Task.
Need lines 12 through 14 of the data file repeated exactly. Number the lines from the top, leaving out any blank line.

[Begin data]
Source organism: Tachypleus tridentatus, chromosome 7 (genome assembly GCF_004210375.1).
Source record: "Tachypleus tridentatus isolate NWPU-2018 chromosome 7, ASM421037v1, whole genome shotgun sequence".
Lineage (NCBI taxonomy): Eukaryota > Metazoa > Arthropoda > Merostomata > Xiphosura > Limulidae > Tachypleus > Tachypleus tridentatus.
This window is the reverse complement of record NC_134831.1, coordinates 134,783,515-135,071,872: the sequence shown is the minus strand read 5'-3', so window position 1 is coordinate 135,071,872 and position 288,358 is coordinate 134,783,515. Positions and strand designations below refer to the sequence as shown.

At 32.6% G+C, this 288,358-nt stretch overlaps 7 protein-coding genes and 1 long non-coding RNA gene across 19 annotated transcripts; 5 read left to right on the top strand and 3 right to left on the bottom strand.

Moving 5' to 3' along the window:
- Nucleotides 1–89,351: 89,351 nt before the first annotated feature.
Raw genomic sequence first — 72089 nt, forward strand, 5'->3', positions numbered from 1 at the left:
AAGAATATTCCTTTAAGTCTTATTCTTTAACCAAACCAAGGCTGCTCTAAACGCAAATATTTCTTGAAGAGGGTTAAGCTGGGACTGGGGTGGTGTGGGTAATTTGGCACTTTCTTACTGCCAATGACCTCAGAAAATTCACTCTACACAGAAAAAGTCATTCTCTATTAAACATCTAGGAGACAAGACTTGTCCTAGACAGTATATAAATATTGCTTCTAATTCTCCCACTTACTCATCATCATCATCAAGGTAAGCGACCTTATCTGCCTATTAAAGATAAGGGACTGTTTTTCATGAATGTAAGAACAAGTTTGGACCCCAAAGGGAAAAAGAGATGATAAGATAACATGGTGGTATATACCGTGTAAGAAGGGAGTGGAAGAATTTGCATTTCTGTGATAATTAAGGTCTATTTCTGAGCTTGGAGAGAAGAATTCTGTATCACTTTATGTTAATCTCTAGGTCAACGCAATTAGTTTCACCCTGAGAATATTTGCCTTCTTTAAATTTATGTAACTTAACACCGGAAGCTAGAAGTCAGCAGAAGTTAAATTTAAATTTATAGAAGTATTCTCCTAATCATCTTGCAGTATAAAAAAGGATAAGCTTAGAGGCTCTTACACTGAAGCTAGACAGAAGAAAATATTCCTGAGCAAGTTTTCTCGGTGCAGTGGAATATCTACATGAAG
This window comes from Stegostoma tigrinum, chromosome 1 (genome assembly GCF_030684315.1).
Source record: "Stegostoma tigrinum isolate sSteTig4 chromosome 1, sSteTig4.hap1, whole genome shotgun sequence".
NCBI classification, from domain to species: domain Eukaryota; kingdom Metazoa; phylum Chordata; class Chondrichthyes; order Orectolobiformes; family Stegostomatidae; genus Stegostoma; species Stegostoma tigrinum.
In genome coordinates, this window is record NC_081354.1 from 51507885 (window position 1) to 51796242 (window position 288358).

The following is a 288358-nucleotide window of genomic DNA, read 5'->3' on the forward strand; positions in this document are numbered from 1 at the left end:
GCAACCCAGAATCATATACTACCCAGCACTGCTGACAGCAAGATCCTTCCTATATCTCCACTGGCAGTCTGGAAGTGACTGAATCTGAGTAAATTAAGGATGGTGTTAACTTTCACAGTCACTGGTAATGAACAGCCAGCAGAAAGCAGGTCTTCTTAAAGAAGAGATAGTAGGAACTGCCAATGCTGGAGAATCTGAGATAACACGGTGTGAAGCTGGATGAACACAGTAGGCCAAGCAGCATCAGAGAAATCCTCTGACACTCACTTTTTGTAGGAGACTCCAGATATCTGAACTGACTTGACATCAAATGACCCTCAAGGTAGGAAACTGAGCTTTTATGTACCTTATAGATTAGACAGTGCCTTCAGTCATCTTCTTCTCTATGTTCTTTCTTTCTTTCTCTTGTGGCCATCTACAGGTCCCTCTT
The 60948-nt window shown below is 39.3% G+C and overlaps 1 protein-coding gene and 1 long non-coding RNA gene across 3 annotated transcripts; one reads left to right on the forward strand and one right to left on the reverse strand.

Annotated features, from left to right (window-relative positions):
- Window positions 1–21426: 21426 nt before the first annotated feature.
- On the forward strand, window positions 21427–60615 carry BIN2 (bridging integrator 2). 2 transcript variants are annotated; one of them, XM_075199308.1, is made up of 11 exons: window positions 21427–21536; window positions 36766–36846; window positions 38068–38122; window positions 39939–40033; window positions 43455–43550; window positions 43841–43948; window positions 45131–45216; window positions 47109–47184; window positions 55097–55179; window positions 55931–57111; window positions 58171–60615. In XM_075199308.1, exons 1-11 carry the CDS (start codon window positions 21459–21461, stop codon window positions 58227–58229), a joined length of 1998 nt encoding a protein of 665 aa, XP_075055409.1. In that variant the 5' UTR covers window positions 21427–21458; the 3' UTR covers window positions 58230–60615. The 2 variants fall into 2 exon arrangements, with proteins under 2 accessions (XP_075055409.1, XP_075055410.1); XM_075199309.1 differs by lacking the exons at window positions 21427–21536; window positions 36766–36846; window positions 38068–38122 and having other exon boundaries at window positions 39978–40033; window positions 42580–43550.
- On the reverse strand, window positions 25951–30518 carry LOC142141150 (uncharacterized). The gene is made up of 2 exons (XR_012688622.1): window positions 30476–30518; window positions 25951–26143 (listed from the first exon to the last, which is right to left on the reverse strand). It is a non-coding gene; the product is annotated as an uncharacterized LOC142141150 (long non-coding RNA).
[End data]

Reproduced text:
NCBI classification, from domain to species: domain Eukaryota; kingdom Metazoa; phylum Chordata; class Chondrichthyes; order Orectolobiformes; family Stegostomatidae; genus Stegostoma; species Stegostoma tigrinum.
In genome coordinates, this window is record NC_081354.1 from 51507885 (window position 1) to 51796242 (window position 288358).

The following is a 288358-nucleotide window of genomic DNA, read 5'->3' on the forward strand; positions in this document are numbered from 1 at the left end: